The increasing nutrient concentrations observed after January 2013 might have resulted from the remobilization of accumulated nutrients in the hypolimnion and sediments consequent to the longer residence time of the reservoir. Previous observation on nutrient balance in the Castanhão reservoir showed a net retention of over 97% of the total fluvial input of N and P within the reservoir resulting in nutrient accumulation mostly in the hypolimnion (Molisani et al., 2013). With decreasing water depth, wind action can break the stability of the water column, thus favoring water column mixing processes and the resuspension of bottom material and the consequent increase in nutrient concentrations. These processes have been suggested to explain increasing nutrient concentrations in various reservoirs from the semiarid region during drought periods (Bouvy et al. 2003; Freire et al., 2009; Geraldes and George 2012).
Eventually, variations in the reservoir water level can result in changes in the physical and chemical structure of the system and consequently the dynamics of plankton communities, including zooplankton abundance (Geraldes and George, 2012), phytoplankton (Chalar, 2006), cyanobacteria blooms (Bouvy et al., 2003; Silva et al., 2013) and diversity (Costa et al., 2009). Naselli-Flores (2000) even suggested that water level fluctuations, influence phytoplankton composition more strongly than the nutrients levels. For example, a reduction in the reservoir volumes in Sicily during the spring because of the high demand from summer usage strongly affected the phytoplankton and nutrient dynamics, leading to eutrophication and the selection of cyanobacteria species that were harmful to human health (Naselli-Flores, 2003).
The trophic state index indicated a change in the trophic status of the Castanhão reservoir from oligotrophic to eutrophic during this extended drought period. In a short monitoring study between November 2006 and July 2007, Molisani et al. (2010) classified this reservoir as mesotrophic and detected anoxic events as well as the presence of cyanobacteria typical of mesotrophic/eutrophic environments, just after a two-year drought period. Chaves et al. (2013) also observed that the trophic state of a reservoir in the semiarid region relates to seasonal fluctuations in rainfall.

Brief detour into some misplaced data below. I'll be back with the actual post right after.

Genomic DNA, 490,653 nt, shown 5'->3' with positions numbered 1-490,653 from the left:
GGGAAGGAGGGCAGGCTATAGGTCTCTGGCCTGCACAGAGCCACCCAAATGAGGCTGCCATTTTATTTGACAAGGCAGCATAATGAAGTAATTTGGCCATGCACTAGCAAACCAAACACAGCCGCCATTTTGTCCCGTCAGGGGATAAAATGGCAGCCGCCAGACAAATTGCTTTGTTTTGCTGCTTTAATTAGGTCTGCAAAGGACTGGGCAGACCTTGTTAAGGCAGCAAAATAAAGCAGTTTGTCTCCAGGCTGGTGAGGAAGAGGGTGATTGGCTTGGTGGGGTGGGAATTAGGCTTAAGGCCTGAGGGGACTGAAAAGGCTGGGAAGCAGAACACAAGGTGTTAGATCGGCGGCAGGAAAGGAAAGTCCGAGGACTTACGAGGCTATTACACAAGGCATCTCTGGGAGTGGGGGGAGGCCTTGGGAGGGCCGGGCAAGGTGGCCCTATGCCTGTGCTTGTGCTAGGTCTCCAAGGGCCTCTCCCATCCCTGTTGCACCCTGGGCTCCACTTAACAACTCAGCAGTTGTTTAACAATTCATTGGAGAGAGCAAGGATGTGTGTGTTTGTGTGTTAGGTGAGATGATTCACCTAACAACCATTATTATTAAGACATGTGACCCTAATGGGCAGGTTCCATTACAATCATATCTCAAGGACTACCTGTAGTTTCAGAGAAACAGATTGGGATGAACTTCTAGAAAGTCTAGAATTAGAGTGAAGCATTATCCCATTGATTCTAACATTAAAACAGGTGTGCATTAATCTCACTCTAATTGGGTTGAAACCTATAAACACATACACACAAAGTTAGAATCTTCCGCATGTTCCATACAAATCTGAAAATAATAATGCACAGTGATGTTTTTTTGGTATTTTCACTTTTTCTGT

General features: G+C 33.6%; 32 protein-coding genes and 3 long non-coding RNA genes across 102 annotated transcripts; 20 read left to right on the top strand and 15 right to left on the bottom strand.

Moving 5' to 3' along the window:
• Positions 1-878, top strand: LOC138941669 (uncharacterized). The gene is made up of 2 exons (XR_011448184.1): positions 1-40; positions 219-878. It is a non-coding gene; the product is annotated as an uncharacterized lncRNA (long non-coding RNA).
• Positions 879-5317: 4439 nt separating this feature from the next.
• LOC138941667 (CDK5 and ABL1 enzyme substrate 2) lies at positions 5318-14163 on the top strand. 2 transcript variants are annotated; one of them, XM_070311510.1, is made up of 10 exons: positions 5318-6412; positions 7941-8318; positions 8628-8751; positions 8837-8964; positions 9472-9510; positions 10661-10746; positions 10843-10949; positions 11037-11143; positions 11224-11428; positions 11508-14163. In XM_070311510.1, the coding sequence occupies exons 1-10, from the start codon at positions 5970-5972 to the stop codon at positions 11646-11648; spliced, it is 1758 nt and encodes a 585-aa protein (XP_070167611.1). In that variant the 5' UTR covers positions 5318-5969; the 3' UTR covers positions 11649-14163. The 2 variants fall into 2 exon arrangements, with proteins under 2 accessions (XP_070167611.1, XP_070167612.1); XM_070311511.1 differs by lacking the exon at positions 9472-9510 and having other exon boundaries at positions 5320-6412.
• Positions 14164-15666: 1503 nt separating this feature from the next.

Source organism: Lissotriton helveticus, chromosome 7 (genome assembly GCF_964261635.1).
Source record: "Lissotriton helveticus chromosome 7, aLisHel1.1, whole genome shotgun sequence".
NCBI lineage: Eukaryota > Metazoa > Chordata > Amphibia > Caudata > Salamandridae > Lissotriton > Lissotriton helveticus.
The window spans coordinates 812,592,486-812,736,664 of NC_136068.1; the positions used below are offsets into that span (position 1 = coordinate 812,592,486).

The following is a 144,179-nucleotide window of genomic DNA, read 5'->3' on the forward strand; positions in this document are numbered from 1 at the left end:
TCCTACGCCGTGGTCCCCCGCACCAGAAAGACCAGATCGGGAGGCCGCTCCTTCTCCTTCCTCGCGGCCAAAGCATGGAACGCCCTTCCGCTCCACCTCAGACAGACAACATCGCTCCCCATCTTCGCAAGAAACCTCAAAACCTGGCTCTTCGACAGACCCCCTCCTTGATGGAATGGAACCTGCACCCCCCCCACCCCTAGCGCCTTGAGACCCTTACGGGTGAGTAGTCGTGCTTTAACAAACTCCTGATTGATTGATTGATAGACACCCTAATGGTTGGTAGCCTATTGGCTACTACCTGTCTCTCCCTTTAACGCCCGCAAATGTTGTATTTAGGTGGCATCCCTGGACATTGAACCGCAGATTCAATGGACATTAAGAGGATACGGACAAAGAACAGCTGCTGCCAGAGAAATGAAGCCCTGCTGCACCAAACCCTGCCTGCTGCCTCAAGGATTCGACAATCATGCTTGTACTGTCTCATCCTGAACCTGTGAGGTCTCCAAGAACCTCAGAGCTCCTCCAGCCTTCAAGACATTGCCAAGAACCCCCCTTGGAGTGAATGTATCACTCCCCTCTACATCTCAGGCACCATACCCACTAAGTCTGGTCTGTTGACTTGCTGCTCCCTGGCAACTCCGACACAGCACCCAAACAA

The observed deterioration of the TSI, however, was not evenly distributed in the entire reservoir. The three different groups identified and separated by their hydro chemical variables (Fig. 4) responded with different timing in developing eutrophic conditions. Group 1, including those deeper stations, receiving effluents from fish farming and irrigated agriculture, became mesotrophic and reached a eutrophic state earlier than the other groups. As water volume decreased further, Group 2A and 2B, characterized by much shallower water depth, became eutrophic. Further, when reservoir volume reached its minimum Group 2B, including the shallowest stations, became hypereutrophic. This suggest that a first process inducing changes in the trophic state was the concentration and accumulation of nutrients from anthropogenic activities, surrounding Group 1 region (Fig. 1) following the decrease in the reservoir volume. Afterwards, apart from continuing accumulation, and extra enrichment of nutrients was due to breaking thermal stratification, mixing of the water column (Groups 2A, 2B), and at least in the shallowest stations (Group 2B) sediment resuspension.